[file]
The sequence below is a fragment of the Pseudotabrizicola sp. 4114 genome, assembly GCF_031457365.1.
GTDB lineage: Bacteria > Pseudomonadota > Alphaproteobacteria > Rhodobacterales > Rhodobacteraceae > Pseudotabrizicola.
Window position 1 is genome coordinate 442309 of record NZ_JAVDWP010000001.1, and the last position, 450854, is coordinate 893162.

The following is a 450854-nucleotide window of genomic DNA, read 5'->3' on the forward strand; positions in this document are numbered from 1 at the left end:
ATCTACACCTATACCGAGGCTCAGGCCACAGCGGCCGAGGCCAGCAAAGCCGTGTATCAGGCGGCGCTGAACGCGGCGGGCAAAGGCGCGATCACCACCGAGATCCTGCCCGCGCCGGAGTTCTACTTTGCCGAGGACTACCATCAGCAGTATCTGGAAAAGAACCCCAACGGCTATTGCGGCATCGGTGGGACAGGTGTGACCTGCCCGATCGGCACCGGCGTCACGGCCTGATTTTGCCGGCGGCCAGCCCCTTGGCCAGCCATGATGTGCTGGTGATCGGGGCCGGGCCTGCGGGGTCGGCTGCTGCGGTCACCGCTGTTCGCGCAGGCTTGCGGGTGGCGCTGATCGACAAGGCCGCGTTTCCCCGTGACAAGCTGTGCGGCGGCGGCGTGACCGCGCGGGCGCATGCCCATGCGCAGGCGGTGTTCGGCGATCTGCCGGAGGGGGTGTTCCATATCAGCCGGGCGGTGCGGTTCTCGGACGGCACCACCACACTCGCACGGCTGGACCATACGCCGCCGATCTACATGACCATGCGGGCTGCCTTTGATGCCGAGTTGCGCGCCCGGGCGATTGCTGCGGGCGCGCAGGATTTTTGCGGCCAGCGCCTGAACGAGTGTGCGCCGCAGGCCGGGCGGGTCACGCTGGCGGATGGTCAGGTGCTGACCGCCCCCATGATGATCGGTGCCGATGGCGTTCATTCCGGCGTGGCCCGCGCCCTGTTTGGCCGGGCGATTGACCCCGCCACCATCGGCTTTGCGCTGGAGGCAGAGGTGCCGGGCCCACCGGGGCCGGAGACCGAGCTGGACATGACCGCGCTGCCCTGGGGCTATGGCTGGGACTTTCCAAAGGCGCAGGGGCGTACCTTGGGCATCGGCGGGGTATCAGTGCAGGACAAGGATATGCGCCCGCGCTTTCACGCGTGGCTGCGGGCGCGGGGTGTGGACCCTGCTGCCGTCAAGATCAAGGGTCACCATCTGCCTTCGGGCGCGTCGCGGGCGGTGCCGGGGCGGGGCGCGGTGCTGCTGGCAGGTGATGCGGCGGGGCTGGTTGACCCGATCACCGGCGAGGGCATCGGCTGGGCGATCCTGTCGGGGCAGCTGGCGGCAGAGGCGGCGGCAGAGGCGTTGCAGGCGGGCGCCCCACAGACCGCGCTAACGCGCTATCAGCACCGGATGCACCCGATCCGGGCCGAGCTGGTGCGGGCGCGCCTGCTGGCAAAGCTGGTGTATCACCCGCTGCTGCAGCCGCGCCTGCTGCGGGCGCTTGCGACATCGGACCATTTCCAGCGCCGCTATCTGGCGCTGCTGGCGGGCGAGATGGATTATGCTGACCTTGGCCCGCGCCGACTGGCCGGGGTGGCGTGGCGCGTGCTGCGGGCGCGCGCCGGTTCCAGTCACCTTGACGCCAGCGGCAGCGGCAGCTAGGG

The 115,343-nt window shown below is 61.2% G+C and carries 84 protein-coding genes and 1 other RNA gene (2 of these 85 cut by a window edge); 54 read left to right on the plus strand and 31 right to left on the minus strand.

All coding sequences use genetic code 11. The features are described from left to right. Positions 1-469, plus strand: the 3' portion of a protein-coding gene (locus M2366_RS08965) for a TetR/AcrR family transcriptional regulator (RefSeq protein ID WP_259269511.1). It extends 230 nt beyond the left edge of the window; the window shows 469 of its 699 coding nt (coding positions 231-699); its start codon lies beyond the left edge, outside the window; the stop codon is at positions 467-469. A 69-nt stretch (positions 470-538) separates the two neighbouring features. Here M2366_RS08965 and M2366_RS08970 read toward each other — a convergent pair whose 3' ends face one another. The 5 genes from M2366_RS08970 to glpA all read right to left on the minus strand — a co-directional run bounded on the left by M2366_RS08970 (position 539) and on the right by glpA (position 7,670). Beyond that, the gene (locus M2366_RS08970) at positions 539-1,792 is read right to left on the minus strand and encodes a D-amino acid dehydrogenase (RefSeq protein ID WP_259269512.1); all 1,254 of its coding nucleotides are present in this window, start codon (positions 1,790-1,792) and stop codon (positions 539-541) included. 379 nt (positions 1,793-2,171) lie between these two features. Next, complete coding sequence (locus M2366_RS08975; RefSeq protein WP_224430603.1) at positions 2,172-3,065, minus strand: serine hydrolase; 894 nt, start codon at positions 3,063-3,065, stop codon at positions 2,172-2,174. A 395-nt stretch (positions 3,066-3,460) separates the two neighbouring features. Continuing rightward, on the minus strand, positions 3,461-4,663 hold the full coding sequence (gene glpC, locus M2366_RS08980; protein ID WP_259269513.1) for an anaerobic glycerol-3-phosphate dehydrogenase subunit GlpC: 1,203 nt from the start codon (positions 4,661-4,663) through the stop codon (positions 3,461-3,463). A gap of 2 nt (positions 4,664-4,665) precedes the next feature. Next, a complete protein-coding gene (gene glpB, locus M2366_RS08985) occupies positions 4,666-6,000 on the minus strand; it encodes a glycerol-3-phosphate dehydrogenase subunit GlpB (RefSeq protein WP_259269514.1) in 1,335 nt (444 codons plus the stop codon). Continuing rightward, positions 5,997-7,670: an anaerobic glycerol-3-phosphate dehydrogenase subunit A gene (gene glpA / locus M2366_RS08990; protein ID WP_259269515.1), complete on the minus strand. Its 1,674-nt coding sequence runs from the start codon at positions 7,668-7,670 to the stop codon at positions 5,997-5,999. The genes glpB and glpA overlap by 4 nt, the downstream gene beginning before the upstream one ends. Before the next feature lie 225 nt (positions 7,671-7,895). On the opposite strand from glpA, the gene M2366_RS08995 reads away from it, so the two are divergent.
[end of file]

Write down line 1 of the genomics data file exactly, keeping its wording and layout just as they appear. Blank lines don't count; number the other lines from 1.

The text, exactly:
The sequence below is a fragment of the Pseudotabrizicola sp. 4114 genome, assembly GCF_031457365.1.